The following picture can "prove your innocence":

However, compared with the flexibility of pointers in C language, Go pointers have some more limitations. But this is also the success of Go: it can not only enjoy the convenience brought by the pointer, but also avoid the danger of the pointer.

Limitation 1: the pointer of Go cannot perform mathematical operations.

	a := 5
	p := &a
	p = &a + 3

The above code cannot be compiled, and a compilation error will be reported: invalid operation, that is, mathematical operations cannot be performed on the pointer.

Limitation 2: pointers of different types cannot be converted to each other.

For example, the following is a short example:
Let's take a simple example:

func main() {
	a := int(100)
	var f *float64
	f = &a

Compilation errors will also be reported: cannot use &a (type * int) as type * float64 in assignment

Whether the two pointers can be converted to each other is very detailed in the go 101 related articles in resources. I don't want to expand here. Personally, I don't think it's meaningful to remember these. Students with perfectionism can read the original text. Of course, I also have perfectionism, but I sometimes restrain, hehe.

Restriction 3: different types of pointers cannot use = = or= Compare.

You can compare two pointers only if they are of the same type or can be converted to each other. In addition, the pointer can be through = = and= Compare directly with nil.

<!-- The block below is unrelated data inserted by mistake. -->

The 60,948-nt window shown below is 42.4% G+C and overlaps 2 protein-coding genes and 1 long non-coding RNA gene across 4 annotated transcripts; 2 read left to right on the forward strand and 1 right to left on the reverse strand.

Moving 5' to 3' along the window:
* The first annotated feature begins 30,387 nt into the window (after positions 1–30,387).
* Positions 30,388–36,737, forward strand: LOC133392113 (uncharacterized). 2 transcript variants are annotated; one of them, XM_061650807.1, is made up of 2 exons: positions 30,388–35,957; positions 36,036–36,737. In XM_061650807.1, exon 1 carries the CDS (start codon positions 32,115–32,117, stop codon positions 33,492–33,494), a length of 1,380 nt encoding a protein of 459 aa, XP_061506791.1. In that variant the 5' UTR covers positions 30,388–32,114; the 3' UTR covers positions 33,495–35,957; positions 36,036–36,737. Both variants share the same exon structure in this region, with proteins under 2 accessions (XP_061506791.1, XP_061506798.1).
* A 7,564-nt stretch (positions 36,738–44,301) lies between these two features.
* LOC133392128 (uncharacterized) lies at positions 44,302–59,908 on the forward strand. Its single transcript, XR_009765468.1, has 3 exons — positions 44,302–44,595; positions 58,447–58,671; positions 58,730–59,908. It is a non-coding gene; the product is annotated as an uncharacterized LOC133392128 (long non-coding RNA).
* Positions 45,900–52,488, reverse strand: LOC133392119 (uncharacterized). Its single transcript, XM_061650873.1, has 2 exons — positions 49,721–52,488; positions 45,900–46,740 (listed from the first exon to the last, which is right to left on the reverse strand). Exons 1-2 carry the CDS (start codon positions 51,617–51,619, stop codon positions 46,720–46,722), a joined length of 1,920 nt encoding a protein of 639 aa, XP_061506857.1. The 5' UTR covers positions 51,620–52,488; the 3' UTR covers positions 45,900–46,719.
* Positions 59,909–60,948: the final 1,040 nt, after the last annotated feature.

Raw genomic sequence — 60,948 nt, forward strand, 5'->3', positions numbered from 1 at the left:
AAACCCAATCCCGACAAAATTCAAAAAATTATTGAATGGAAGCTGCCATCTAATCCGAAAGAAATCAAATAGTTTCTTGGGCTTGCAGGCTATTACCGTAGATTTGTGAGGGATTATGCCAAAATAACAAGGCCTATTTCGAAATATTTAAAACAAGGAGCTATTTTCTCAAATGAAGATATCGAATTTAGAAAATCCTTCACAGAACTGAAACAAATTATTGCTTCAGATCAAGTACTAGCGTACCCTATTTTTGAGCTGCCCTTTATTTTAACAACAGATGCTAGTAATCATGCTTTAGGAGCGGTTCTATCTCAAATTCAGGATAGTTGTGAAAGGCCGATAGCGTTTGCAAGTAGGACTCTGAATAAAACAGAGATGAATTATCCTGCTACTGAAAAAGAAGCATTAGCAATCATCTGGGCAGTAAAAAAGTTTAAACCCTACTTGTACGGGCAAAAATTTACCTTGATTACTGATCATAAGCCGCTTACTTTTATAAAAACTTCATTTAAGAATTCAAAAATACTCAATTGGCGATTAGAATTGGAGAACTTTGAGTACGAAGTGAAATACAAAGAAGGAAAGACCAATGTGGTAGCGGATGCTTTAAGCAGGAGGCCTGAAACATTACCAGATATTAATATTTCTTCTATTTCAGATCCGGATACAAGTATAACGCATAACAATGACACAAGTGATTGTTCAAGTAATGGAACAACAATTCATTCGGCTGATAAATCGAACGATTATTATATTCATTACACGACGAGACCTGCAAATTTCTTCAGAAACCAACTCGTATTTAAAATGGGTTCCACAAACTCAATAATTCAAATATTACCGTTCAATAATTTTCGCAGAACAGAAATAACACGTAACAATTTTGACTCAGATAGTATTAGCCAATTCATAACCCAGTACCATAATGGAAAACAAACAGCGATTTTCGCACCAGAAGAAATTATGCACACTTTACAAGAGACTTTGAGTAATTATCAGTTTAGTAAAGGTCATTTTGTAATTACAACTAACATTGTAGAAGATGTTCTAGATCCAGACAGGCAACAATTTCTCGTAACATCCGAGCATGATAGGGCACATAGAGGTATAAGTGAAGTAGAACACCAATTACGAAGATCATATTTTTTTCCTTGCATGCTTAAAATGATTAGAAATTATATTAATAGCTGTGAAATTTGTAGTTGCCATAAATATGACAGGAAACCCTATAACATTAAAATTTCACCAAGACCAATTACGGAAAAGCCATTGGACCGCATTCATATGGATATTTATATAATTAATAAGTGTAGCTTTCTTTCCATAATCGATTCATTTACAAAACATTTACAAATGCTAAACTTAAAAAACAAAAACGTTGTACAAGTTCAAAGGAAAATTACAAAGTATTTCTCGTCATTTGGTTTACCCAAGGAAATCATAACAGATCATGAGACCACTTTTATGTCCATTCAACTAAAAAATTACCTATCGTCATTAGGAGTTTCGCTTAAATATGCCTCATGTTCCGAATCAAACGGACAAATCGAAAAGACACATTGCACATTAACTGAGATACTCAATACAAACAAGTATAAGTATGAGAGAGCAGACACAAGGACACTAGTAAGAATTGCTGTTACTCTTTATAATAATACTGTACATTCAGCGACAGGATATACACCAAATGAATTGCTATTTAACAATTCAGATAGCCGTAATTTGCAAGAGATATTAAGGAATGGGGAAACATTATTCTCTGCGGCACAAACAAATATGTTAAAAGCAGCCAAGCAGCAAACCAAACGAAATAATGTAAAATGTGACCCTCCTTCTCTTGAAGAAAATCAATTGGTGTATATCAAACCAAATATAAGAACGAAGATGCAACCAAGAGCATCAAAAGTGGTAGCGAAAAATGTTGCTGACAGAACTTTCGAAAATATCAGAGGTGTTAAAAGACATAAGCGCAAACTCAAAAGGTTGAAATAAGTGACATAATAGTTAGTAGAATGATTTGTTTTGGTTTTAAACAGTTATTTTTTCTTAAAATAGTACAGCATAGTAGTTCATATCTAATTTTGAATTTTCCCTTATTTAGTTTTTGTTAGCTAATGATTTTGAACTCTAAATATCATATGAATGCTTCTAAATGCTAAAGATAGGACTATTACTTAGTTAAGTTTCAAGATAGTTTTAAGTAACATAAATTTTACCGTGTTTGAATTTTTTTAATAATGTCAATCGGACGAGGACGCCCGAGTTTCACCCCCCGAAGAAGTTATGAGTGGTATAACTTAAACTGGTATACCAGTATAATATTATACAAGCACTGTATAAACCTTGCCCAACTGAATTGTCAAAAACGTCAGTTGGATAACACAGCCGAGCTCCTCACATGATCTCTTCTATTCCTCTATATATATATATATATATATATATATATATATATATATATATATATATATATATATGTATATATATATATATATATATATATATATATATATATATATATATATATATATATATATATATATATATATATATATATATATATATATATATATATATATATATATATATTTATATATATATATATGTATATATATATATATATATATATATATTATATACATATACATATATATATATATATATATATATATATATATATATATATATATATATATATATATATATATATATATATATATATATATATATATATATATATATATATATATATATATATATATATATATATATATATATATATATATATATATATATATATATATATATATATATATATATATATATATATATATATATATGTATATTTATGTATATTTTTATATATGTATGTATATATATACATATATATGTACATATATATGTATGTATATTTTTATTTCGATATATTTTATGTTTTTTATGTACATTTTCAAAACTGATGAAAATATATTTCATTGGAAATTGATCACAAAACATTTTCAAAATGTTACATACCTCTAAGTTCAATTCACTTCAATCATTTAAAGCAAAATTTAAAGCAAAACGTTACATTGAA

Limit 4: pointer variables of different types cannot be assigned to each other.

This is the same as limit 3.

What is unsafe

The pointer mentioned above is type safe, but it has many limitations. Go also has a non type safe pointer, which is the unsafe.Pointer provided by the unsafe package. In some cases, it makes the code more efficient and, of course, more dangerous.

The unsafe package is used for the Go compiler and is used during the compilation phase. As can be seen from the name, it is unsafe and is not recommended by the official. I feel uncomfortable when using the unsafe package. Maybe this is also the intention of the language designer.

But how can high-level Gopher not use the unsafe package? It can bypass the type system of Go language and directly operate memory. For example, generally, we can't operate on the non exported members of a structure, but we can do it through the unsafe package. The unsafe package allows me to read and write memory directly, regardless of whether you export it or not.